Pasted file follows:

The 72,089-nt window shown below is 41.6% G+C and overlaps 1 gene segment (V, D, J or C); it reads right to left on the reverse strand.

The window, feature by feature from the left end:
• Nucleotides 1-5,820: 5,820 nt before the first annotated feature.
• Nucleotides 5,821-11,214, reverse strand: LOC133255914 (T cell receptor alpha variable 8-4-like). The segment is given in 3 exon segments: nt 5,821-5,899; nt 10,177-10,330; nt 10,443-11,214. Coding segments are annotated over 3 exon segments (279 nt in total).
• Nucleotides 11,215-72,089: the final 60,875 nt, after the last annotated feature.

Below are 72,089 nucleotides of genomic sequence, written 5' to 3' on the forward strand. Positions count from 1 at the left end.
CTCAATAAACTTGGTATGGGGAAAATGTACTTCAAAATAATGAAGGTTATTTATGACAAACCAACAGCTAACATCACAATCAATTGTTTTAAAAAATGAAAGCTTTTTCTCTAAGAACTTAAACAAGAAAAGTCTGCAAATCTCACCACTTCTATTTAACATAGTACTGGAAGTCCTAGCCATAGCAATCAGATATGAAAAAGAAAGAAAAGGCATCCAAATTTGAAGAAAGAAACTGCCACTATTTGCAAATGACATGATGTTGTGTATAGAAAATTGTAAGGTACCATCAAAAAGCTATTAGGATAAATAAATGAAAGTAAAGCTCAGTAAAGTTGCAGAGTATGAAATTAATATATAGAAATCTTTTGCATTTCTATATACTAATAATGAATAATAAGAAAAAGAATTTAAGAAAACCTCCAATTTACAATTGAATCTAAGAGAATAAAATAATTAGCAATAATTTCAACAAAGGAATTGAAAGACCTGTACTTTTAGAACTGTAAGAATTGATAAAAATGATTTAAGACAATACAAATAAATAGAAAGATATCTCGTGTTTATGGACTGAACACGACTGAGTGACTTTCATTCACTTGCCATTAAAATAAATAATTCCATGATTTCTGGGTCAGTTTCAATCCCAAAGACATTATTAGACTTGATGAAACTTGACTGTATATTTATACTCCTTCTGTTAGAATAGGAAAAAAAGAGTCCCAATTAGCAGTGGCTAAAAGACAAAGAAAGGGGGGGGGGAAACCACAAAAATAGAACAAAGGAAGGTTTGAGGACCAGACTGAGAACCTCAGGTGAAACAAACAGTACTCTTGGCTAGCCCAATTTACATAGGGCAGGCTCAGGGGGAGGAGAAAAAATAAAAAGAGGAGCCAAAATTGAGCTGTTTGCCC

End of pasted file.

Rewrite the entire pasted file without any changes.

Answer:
The 72,089-nt window shown below is 41.6% G+C and overlaps 1 gene segment (V, D, J or C); it reads right to left on the reverse strand.

The window, feature by feature from the left end:
• Nucleotides 1-5,820: 5,820 nt before the first annotated feature.
• Nucleotides 5,821-11,214, reverse strand: LOC133255914 (T cell receptor alpha variable 8-4-like). The segment is given in 3 exon segments: nt 5,821-5,899; nt 10,177-10,330; nt 10,443-11,214. Coding segments are annotated over 3 exon segments (279 nt in total).
• Nucleotides 11,215-72,089: the final 60,875 nt, after the last annotated feature.

Below are 72,089 nucleotides of genomic sequence, written 5' to 3' on the forward strand. Positions count from 1 at the left end.
CTCAATAAACTTGGTATGGGGAAAATGTACTTCAAAATAATGAAGGTTATTTATGACAAACCAACAGCTAACATCACAATCAATTGTTTTAAAAAATGAAAGCTTTTTCTCTAAGAACTTAAACAAGAAAAGTCTGCAAATCTCACCACTTCTATTTAACATAGTACTGGAAGTCCTAGCCATAGCAATCAGATATGAAAAAGAAAGAAAAGGCATCCAAATTTGAAGAAAGAAACTGCCACTATTTGCAAATGACATGATGTTGTGTATAGAAAATTGTAAGGTACCATCAAAAAGCTATTAGGATAAATAAATGAAAGTAAAGCTCAGTAAAGTTGCAGAGTATGAAATTAATATATAGAAATCTTTTGCATTTCTATATACTAATAATGAATAATAAGAAAAAGAATTTAAGAAAACCTCCAATTTACAATTGAATCTAAGAGAATAAAATAATTAGCAATAATTTCAACAAAGGAATTGAAAGACCTGTACTTTTAGAACTGTAAGAATTGATAAAAATGATTTAAGACAATACAAATAAATAGAAAGATATCTCGTGTTTATGGACTGAACACGACTGAGTGACTTTCATTCACTTGCCATTAAAATAAATAATTCCATGATTTCTGGGTCAGTTTCAATCCCAAAGACATTATTAGACTTGATGAAACTTGACTGTATATTTATACTCCTTCTGTTAGAATAGGAAAAAAAGAGTCCCAATTAGCAGTGGCTAAAAGACAAAGAAAGGGGGGGGGGAAACCACAAAAATAGAACAAAGGAAGGTTTGAGGACCAGACTGAGAACCTCAGGTGAAACAAACAGTACTCTTGGCTAGCCCAATTTACATAGGGCAGGCTCAGGGGGAGGAGAAAAAATAAAAAGAGGAGCCAAAATTGAGCTGTTTGCCC